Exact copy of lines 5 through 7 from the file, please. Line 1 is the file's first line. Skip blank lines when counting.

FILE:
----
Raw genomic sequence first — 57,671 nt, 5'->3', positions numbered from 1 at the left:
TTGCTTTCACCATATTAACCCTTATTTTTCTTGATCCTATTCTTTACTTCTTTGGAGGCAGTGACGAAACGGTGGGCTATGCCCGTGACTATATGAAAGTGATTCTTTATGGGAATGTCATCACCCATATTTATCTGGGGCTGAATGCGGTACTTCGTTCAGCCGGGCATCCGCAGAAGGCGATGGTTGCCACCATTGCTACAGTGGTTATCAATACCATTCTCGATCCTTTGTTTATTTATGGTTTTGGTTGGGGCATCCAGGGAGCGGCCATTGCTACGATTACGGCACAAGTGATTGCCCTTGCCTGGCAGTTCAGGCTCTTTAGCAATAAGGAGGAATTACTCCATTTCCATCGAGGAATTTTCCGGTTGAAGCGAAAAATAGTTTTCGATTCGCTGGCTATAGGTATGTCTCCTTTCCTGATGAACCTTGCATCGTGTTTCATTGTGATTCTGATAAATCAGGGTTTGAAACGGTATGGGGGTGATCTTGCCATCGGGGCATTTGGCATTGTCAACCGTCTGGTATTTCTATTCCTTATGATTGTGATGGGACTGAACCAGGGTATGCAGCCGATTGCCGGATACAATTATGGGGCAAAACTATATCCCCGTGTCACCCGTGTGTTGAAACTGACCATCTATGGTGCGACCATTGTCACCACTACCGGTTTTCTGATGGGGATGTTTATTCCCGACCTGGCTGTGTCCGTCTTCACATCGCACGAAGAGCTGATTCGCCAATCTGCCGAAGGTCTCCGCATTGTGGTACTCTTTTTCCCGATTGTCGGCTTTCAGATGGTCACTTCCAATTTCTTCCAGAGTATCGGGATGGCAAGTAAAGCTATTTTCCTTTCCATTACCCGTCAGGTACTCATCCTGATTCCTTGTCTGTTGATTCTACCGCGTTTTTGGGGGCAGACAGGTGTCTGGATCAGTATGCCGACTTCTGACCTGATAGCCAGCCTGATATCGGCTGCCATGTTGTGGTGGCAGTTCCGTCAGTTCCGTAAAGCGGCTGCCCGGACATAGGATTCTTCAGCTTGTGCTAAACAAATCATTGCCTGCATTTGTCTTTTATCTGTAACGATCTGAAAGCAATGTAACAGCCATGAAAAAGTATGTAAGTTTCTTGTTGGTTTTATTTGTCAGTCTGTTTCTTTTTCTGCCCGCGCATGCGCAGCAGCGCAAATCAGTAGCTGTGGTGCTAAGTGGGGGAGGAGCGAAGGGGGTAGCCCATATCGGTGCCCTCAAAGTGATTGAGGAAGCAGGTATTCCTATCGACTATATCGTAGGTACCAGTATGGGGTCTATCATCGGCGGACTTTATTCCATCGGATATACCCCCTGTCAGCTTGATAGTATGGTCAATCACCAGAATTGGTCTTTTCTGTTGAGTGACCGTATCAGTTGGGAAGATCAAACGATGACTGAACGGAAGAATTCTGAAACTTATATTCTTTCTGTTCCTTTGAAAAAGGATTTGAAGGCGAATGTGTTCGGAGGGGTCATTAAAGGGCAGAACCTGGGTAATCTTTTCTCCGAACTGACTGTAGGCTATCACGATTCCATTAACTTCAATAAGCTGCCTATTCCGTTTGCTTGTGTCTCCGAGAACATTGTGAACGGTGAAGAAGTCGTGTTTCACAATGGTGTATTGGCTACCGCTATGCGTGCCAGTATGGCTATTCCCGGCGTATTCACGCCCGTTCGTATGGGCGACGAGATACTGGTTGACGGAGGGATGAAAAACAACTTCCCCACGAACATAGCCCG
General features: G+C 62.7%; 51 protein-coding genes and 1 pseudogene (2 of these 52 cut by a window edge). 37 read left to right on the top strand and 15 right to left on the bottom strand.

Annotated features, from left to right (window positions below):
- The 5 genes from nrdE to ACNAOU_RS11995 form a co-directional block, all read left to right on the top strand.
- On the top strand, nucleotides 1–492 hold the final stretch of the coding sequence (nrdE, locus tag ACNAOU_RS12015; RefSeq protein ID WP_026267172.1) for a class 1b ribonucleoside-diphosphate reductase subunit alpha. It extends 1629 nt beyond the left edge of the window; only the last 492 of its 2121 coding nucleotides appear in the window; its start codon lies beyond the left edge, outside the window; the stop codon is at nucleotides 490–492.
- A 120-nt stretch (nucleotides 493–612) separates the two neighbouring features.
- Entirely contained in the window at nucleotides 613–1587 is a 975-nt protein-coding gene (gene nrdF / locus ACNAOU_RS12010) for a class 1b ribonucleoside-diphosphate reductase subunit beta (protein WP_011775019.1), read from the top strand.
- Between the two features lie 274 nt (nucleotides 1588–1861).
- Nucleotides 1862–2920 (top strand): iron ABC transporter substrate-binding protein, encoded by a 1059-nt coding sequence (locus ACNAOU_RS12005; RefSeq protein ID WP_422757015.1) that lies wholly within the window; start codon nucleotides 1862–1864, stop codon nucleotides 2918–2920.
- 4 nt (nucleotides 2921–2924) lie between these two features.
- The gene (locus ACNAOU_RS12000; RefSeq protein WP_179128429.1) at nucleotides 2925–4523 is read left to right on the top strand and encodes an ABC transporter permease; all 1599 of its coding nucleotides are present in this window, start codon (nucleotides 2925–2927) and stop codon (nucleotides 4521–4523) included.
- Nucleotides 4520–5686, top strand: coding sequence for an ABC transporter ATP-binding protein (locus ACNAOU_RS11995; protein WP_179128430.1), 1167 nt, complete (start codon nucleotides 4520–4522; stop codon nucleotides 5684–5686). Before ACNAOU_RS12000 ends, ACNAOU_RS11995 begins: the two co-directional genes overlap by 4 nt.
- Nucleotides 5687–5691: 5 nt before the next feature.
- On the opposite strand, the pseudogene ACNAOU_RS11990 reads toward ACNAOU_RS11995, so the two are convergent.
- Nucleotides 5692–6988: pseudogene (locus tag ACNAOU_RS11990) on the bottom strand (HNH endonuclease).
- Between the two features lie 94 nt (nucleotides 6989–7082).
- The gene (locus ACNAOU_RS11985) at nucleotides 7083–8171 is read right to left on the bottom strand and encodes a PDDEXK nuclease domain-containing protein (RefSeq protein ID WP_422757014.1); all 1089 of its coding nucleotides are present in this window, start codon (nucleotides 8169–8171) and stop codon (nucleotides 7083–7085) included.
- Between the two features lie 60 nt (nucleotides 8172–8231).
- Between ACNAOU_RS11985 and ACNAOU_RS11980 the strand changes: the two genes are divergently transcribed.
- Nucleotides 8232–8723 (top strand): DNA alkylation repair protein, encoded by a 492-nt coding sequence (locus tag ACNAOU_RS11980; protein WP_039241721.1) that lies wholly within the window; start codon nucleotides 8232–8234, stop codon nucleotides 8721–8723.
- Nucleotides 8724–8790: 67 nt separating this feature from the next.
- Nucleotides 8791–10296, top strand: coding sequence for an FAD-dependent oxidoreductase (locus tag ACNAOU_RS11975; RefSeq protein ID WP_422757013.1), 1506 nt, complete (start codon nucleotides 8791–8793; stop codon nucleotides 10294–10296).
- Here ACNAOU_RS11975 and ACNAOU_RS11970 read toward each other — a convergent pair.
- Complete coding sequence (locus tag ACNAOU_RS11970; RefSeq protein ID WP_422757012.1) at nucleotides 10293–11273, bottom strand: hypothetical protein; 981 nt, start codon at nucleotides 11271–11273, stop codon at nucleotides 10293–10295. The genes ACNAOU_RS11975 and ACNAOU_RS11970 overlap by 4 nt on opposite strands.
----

- The 5 genes from nrdE to ACNAOU_RS11995 form a co-directional block, all read left to right on the top strand.
- On the top strand, nucleotides 1–492 hold the final stretch of the coding sequence (nrdE, locus tag ACNAOU_RS12015; RefSeq protein ID WP_026267172.1) for a class 1b ribonucleoside-diphosphate reductase subunit alpha. It extends 1629 nt beyond the left edge of the window; only the last 492 of its 2121 coding nucleotides appear in the window; its start codon lies beyond the left edge, outside the window; the stop codon is at nucleotides 490–492.
- A 120-nt stretch (nucleotides 493–612) separates the two neighbouring features.